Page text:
“Campaigners warned  that the clear waters of the Wye, one of Britain’s best-loved rivers, were being blighted by thick green algae blooms linked to poultry production. Many of the intensive chicken farms in the catchment area of the Wye supply Avara Foods in Hereford, which is the third largest poultry producer in Britain and is jointly owned by the American food business Cargill. It is claimed that vast amounts of manure from chicken farms supplying Avara and other food businesses are washed into the Wye, contaminating the water with excessive phosphate levels that fuel the growth of algae blooms…
Cargill has operated in the UK since 1955 and purchased a major poultry processing plant in Hereford, more than 40 years ago. In 2013 it announced a £35m investment in the plant to increase production of fresh chicken, and five years later it combined its fresh chicken operation in the UK with poultry business Faccenda Foods to form Avara. New intensive poultry units – each housing at least 40,000 chickens – sprung up to meet the demand, and between 2013 and 2017 the number of birds in Herefordshire increased from 13 million to 18 million.
Support campaigns for restoring rivers. Allowing rivers to follow their natural course rather than being dredged and straightened helps control flooding and provides a more secure habitat for river wildlife. Cleaning rivers of physical pollutants also helps prevent or limits the affects of flooding – wind blown and carelessly discarded plastic and other rubbish can block inlets and outlets and be a death trap for river wildlife. Cleaning rivers of chemical pollutants enables rivers once more to become vibrant places of biodiversity as well as becoming safe places to bathe!
Clean and biodiverse-rich rivers are rewarding places to spend leisure time and we are increasingly aware of the health benefits of blue spaces. What’s not to like?
Today’s Guardian reported on the rewilding of Swindale Beck: ‘For Schofield, an ecologist who is senior site manager at the RSPB in Haweswater, restoring the natural process to the beck was emotional work. “The stream as it was just looked like a canal, with stone banks and levees built up as time passed from years of dredging and dumping material on the sides. So we had to be quite interventionist ourselves, using diggers, creating a channel, removing spoil. For many conservation projects you do not see the results for a very long time, but with this one, we completed it on a Friday. It rained all weekend and on the Monday when we went to look at the beck, there was just this completely restored river, that curved and meandered and looked like it had been there for ever. It was a really powerfully emotional moment.” Within about three months, the rewards continued as salmon began spawning again in the gravel bed, made possible by the slowing down of the stream and the creation of still pools and shallows. Schofield said the restoration had improved numbers of common sandpiper, kingfishers, dippers and grey herons and increased the diversity of invertebrates in the stream.’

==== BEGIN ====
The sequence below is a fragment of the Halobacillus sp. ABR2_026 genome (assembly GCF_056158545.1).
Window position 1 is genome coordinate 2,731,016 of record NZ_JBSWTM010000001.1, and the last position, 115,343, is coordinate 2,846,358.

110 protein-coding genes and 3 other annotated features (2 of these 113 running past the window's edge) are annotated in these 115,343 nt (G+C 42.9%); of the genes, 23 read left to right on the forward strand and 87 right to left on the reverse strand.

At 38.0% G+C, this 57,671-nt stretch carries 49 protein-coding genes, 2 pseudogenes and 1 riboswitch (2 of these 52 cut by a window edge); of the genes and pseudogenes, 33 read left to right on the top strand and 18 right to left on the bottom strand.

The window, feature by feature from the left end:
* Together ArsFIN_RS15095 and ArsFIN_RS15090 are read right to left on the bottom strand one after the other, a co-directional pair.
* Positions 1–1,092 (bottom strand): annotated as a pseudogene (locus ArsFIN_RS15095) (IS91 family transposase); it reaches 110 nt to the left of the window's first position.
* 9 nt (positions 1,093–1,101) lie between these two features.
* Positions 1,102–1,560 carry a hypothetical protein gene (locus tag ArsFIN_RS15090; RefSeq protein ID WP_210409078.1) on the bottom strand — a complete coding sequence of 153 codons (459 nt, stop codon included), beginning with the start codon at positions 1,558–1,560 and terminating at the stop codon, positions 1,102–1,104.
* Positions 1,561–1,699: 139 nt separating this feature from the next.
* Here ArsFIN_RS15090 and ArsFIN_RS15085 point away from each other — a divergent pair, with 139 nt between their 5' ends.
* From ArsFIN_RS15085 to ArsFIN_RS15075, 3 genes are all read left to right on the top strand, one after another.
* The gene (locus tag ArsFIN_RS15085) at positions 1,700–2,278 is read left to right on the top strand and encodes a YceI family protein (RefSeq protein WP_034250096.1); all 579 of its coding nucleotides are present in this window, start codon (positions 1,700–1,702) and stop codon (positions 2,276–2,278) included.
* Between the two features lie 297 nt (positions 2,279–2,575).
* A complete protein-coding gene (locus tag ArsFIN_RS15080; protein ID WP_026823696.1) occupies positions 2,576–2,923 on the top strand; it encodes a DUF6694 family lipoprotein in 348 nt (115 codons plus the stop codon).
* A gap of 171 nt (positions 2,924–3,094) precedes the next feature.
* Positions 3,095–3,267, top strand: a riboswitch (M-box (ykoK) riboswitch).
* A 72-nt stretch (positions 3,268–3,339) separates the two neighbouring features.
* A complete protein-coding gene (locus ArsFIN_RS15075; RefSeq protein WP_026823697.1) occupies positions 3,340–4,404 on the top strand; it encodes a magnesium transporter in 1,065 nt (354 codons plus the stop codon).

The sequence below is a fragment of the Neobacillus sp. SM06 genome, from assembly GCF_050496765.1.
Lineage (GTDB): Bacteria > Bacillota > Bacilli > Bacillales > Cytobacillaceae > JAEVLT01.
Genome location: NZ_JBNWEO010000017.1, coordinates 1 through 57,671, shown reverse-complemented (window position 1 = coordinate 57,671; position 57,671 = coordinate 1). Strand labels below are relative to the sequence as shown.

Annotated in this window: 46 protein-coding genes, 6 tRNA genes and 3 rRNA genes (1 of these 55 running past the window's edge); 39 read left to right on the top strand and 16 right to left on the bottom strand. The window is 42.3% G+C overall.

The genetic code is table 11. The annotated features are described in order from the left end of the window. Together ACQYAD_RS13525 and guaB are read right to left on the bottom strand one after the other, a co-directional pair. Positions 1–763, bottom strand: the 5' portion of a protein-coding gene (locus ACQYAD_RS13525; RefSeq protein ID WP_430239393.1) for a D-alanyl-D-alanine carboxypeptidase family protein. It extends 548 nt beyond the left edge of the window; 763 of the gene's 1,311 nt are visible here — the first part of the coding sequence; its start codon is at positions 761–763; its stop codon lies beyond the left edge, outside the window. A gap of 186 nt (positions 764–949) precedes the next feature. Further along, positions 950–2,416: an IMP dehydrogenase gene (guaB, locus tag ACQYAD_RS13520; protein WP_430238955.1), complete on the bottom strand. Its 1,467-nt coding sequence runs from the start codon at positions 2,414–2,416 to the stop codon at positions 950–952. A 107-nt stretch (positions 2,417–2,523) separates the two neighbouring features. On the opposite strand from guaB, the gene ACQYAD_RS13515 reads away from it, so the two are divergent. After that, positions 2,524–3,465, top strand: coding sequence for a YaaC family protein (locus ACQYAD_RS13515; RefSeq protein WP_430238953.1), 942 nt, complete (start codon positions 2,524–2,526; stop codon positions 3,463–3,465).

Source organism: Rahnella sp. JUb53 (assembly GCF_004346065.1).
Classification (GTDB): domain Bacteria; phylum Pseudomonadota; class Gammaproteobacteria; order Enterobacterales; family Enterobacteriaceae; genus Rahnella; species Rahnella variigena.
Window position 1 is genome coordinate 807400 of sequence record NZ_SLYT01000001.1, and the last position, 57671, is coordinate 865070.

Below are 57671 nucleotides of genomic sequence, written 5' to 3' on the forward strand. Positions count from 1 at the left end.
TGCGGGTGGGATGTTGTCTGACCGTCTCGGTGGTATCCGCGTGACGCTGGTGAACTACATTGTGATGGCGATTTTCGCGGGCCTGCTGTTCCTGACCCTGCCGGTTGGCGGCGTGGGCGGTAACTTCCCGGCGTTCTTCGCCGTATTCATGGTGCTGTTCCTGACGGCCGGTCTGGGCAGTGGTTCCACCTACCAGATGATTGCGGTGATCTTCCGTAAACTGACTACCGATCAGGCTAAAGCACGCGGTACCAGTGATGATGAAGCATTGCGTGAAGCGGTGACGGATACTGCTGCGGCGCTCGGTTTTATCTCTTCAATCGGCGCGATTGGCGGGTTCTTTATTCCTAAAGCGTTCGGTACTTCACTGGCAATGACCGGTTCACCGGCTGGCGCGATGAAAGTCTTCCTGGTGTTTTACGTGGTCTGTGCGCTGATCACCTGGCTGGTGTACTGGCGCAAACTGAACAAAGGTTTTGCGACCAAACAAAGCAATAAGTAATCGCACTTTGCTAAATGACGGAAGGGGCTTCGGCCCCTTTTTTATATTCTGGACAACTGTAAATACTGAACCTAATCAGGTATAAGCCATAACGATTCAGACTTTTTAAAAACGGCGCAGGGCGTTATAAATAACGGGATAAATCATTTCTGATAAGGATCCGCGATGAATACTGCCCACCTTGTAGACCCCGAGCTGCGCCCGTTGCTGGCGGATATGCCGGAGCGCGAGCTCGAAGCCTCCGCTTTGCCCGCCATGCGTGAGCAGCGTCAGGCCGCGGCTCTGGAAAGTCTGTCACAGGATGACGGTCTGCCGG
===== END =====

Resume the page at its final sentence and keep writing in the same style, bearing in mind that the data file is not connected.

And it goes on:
Much of the plastic that ends up polluting the oceans gets there via streams and rivers. And the plastic that ends up in the streams and rivers is either litter that has been thoughtlessly discarded or plastic that has fallen or been blown out of recycling bins. We can help in three ways – firstly not thoughtlessly discarding plastic (which I am sure we wouldn’t). Secondly by picking up litter and disposing of it safely. Thirdly by ensuring that the plastic in our recycling bins is flattened as much as possible and packed (eg stacking similar sized pots or trays together) so that there are no loose pieces that can easily be dislodged. Aim for a neat and condensely packed bin.
Pollution of our water system can begin at home. Only three things should go in the toilet – pee, poo and toilet paper. (Other paper, even things like paper serviettes shouldn’t be thrown down the loo – they are not designed to break down quickly and can cause blocked drains). Wet wipes, cotton buds, sanitary products, sticking plasters, dental floss etc should not be discarded via the toilet. NB You can biodegradable dental floss which can go into the compost bin.
In the kitchen what goes down the drain should be limited to waste water and appropriate amounts of soap and cleaning fluids. Fat and oil (wipe excess up with a paper towel or piece of news paper) and food waste, including coffee grounds, should go into the food waste bin. Food waste and fat can block drains, and chemicals such as white spirit can cause pollution.